Twittergate: Less Is Not More
Published: Thursday, September 27, 2012
Updated: Thursday, September 27, 2012 11:09
Take the best term paper you ever wrote, and try to make it 140 characters long.
I admit — in fact, I boast — that I don’t use Twitter. Never have, never will; nary a tweet shall escape these keys. It’s not that I’m against social networking. I really can’t condemn most people for keeping their exciting trip to the pottery store so brief. My issue with Twitter is that it has become a popular tool of politicians even though tweeting is about the worst thing you can do for government.
Twitter, by nature promotes the idea that anything can be said in 140 characters or less. Even if that were true for most things, it is certainly false when it comes to politics.
Twitter forces politicians to take complex ideas on the economy and foreign policy, and boil it down to fragments and abbreviations with twelve percent less space than you get on a standard text message.
Take, for example, one of Governor Sarah Palin’s tweets from earlier this month: “America’s kids are going to be stuck paying for Obama’s Empty Chair Style of Leadership.”
No facts to back it up, no examples to speak of, but hey, it fits!
Oversimplification is a huge part of the problem with the political process today. The issues of government require detailed understanding and an ability to comprehend nuance; very rarely is an issue black and white, and even if it is to one person, it probably isn’t to another.
Twitter is a giveaway to “oh snap!” one-liners and clever expressions when the challenges that we face cannot be summed up so succinctly. Governing is hard, and the debates that stem from it should be given the time they deserve, so that every argument can be heard and judged in its entirety.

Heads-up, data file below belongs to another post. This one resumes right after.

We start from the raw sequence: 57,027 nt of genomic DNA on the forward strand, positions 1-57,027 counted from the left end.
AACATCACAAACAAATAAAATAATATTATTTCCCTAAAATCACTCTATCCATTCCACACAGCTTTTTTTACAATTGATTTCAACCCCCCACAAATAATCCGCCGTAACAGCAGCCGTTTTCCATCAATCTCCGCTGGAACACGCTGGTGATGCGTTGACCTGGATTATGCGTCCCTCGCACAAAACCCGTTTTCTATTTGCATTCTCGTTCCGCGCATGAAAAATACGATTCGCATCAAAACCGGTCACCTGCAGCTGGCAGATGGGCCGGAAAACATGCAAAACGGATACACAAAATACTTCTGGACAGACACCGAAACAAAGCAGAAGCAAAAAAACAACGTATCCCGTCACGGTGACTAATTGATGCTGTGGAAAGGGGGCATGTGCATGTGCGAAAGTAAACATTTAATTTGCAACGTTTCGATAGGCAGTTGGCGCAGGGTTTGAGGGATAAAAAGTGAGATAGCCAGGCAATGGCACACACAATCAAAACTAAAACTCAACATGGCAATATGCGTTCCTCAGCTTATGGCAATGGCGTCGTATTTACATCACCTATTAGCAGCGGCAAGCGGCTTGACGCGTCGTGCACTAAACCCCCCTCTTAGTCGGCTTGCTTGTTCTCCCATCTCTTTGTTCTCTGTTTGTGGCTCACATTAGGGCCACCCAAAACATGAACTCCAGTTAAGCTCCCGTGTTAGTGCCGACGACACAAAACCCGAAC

It’s bad enough that cable news limited the amount of coverage of the national conventions a few weeks ago, or that newspapers have to give column inches to celebrity nonsense when they could be talking about the economy. Yet, when politicians have to chop their views into tweet-able bits just so they’ll be seen, we’re getting exactly what we’re asking for: a very, very, tiny piece of the story.
Twitter on its own isn’t the whole problem. Its creation was merely an opportunity to capitalize on an already growing trend of keeping things simple enough to be said in two seconds. Still, it’s certainly not fixing the problem.
People need to become not only re-engaged in their government, but willing to hear more than the latest headline. Am I saying that everything needs to be explained in terms longer than 140 characters? Pretty much.
Of course, there are exceptions. Basic facts can certainly be a sentence or two long. However, when it comes to most things that state legislatures and Congress have to deal with on a day-to-day basis, making ideas short for the sake of convenience is the wrong way to do business.
Or, as I would have had to put it if I were tweeting:
“No cntxt & dtail = wrng way 2 gvrn. Ppl must understand all of issues, not tiny bits. Tweets make USA laziness worse. Simpler not = better!”
Jonathan Tomczak is a junior political science and history double major.